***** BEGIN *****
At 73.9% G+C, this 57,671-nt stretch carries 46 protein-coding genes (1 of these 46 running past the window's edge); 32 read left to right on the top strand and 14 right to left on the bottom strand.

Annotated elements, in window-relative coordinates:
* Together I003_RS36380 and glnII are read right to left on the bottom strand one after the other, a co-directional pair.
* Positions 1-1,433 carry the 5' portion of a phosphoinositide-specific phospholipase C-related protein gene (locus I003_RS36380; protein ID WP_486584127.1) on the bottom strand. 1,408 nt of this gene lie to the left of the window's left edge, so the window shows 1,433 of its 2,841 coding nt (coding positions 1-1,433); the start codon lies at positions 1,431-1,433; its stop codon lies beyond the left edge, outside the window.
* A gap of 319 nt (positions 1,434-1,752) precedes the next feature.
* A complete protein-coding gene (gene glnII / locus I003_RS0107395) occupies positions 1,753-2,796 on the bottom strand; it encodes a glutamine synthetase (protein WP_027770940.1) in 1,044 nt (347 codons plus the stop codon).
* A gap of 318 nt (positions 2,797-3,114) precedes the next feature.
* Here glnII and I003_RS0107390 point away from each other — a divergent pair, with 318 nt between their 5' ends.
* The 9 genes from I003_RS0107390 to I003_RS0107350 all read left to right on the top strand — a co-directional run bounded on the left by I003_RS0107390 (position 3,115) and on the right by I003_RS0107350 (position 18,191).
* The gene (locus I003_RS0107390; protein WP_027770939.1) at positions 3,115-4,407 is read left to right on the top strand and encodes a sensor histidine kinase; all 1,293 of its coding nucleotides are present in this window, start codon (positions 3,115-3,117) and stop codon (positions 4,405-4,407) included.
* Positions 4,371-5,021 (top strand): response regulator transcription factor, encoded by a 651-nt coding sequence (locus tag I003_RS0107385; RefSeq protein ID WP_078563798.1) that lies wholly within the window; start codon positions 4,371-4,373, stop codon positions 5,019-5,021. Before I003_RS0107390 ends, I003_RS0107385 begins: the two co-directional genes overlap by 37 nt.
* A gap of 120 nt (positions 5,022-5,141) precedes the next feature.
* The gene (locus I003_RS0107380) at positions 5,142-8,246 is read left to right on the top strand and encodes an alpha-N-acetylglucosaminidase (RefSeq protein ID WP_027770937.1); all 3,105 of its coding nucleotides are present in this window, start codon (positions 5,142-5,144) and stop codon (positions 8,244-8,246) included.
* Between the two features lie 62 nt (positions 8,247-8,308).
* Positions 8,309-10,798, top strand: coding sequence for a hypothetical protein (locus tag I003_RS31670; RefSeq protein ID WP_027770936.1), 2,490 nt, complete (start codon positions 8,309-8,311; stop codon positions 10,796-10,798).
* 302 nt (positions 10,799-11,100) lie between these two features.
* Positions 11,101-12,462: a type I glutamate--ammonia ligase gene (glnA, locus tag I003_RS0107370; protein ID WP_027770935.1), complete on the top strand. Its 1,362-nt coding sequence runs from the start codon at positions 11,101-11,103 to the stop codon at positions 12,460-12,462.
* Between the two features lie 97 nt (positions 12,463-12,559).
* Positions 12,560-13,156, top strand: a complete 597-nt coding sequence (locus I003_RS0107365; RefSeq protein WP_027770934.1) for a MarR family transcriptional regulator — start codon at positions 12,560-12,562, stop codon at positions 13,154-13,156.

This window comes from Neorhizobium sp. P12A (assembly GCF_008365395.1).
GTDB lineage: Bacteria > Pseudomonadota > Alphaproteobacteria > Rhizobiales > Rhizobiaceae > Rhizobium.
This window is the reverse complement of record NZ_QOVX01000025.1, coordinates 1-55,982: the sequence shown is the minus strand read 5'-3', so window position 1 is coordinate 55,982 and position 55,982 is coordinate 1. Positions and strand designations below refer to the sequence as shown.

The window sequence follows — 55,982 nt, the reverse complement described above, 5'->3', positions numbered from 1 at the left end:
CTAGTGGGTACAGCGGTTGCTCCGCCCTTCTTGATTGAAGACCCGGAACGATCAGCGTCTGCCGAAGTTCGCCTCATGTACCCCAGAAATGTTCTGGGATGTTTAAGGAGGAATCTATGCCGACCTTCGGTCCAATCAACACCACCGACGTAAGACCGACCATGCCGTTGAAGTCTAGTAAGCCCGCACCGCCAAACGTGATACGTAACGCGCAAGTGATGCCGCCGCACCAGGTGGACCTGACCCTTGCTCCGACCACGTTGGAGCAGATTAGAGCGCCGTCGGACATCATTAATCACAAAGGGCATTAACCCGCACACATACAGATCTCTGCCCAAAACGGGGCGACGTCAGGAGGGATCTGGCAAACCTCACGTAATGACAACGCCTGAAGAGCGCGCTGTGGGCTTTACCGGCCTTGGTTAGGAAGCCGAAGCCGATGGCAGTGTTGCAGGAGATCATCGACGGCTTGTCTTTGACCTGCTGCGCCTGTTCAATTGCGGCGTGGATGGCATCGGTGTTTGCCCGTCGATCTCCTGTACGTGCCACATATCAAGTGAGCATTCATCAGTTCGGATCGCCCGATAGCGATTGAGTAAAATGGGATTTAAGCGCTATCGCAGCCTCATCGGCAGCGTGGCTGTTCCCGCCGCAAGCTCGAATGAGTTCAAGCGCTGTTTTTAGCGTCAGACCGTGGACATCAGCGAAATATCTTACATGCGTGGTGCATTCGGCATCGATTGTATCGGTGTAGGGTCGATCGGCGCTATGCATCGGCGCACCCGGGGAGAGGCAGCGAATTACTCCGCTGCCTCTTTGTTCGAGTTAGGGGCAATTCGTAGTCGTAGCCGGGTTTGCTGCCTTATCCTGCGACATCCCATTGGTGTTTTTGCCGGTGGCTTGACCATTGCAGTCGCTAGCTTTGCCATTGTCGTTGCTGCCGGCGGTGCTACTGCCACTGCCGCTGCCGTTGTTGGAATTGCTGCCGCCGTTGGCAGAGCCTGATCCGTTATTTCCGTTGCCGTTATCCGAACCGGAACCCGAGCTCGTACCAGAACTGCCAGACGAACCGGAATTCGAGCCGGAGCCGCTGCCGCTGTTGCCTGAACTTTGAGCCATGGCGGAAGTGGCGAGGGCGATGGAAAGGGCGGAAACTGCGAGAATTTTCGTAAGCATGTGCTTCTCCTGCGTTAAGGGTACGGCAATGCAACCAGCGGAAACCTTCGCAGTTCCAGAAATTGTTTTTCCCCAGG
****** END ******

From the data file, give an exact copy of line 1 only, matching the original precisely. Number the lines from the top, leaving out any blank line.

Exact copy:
At 73.9% G+C, this 57,671-nt stretch carries 46 protein-coding genes (1 of these 46 running past the window's edge); 32 read left to right on the top strand and 14 right to left on the bottom strand.